With the London Olympics only 10 days away, sports enthusiasts will be considering how they intend to keep up to date with the Games. Online video technologies will be the first choice for many employees wanting to tap into the Olympics live from their desks and watch replays of the most exciting events.
In partnership with Cisco, V3 spoke to analysts about how this summer's Games has already boosted the maturity of video technologies on offer to both businesses and consumers. Although broadcast television will be responsible for the majority of event broadcasting, online video is set to see unprecedented use.
All of the Olympics' 302 events will be streamed live by the BBC in the UK, as a result of an overhaul to the broadcaster's Sports website. Viewers will be able to stream the video to their mobiles or tablets in HD over Wi-Fi and 3G after the BBC launched new mobile applications for the iOS and Android platforms.
Meanwhile in the US, NBC will be responsible for the online video coverage of the Games, and has undertaken similar updates to its live streaming capabilities and launched similar mobile applications.
In fact, according to AdExchanger, NBC has sold $60 million worth of digital ads compared to the $20 million in ads it sold in 2008 for the last summer Olympics in Beijing - a good indication of the pace with which video technology is developing.
"Every premium rights holder is looking at multi-streaming right now, like the BBC is investing huge amounts in iPhone and iPad applications. The same is happening in the US with NBC doing the same thing," said Ovum analyst Adrian Drury, in an interview with V3.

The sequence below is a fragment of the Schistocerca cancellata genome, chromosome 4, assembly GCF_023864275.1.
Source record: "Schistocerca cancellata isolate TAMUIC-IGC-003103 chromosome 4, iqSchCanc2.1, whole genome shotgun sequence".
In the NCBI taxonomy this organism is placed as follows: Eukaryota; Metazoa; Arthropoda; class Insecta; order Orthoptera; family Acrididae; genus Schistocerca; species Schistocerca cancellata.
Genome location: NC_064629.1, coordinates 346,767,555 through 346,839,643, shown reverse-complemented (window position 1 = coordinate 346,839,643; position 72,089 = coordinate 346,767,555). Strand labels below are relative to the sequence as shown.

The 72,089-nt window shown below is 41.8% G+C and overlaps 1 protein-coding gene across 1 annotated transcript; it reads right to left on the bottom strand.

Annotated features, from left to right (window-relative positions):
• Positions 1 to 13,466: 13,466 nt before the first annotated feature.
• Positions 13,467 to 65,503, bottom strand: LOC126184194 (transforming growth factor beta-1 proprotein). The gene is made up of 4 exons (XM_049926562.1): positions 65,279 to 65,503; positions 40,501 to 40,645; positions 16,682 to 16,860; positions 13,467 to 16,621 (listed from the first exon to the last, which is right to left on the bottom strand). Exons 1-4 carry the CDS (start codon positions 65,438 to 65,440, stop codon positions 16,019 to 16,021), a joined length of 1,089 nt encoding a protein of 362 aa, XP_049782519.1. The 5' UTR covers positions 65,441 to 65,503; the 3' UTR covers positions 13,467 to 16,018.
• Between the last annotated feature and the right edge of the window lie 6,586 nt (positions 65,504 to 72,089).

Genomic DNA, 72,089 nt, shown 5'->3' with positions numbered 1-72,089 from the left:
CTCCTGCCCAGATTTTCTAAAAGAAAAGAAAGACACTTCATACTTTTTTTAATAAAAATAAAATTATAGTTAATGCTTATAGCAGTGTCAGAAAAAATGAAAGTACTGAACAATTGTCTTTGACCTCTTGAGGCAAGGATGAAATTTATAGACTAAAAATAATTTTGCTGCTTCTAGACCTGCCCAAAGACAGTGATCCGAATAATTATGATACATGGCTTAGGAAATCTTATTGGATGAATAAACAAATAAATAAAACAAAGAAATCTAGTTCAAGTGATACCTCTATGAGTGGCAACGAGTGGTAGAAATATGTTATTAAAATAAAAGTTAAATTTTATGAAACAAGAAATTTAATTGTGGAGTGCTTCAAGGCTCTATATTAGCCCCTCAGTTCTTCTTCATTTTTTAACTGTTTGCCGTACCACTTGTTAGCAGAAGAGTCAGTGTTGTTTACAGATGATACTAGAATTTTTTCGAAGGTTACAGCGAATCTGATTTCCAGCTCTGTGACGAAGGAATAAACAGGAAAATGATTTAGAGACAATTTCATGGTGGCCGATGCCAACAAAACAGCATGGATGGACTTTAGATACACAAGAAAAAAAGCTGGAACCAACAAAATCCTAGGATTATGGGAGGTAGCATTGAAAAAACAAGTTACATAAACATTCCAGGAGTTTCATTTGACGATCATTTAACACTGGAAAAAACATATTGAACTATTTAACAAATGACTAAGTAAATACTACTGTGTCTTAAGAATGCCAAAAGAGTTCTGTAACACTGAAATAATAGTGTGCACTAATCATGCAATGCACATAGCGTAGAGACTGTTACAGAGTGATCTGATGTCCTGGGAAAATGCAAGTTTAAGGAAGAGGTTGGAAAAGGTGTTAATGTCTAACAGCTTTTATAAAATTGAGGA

"This is great for the end user. It gives them absolute convenience about where they can watch premium content and makes it convenient for them to consume it in real time or on demand from any device."
Drury said the months leading up to the Olympics have seen a maturity of the content delivery network market.
"For example we have seen the maturing of bitrate streaming [the transfer of files in many different sizes so that the files buffer quickly]. This is not new, but now the technology has reached the point of real scale," he said.
"The Olympics will make people increasingly aware that premium video services are about being able to access live TV. Also, this is a big test for the BBC and NBC who will be able to tell whether the enormous investment in production and in all these multi-platform services allows them to break even."
Meanwhile, analyst at Strategy Analytics Ed Barton, said the amount of live streaming during the Olympics is likely to fundamentally change the way consumers view online video. Rather than using iPlayer services to catch up on the programmes they have missed, they increasingly use the service to watch television in real time, and expect other broadcasters to offer similar types of mature capabilities, said Barton.
However Barton raised the all-important question about what this massive amount of live video consumption will mean for IT networks.
Already a large percentage of corporate bandwidth is consumed by streaming video and this is before the Olympics is factored in. Not only will people be watching the event through official channels, but also through publicly generated content on YouTube, which will only add to the strains networks are placed under.
Rosalie Marshall is the special projects editor and chief reporter at V3. Previously she was a reporter for IT Week and channel editor for online television site LocalGov.tv. Rosalie covers government IT, business applications, IT skills, open source technology and social networks.